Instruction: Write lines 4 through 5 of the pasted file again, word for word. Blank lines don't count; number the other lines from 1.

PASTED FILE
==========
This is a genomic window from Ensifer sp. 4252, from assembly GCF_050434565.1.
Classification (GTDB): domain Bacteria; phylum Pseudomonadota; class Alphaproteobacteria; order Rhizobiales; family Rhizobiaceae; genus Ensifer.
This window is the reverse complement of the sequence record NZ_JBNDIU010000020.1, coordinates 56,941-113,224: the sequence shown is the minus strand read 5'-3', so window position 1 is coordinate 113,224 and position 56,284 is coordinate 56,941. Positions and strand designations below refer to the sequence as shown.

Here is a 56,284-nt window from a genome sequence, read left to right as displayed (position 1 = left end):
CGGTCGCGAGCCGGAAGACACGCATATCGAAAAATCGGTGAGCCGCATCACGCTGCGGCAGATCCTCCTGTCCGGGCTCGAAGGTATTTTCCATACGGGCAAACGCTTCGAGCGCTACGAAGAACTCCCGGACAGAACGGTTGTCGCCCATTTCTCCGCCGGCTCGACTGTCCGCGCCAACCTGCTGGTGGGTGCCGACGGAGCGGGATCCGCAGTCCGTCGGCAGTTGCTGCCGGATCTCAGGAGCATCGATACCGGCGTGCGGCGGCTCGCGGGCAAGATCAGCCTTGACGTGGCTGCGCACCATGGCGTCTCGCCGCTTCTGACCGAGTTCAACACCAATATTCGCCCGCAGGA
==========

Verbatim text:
Here is a 56,284-nt window from a genome sequence, read left to right as displayed (position 1 = left end):
CGGTCGCGAGCCGGAAGACACGCATATCGAAAAATCGGTGAGCCGCATCACGCTGCGGCAGATCCTCCTGTCCGGGCTCGAAGGTATTTTCCATACGGGCAAACGCTTCGAGCGCTACGAAGAACTCCCGGACAGAACGGTTGTCGCCCATTTCTCCGCCGGCTCGACTGTCCGCGCCAACCTGCTGGTGGGTGCCGACGGAGCGGGATCCGCAGTCCGTCGGCAGTTGCTGCCGGATCTCAGGAGCATCGATACCGGCGTGCGGCGGCTCGCGGGCAAGATCAGCCTTGACGTGGCTGCGCACCATGGCGTCTCGCCGCTTCTGACCGAGTTCAACACCAATATTCGCCCGCAGGA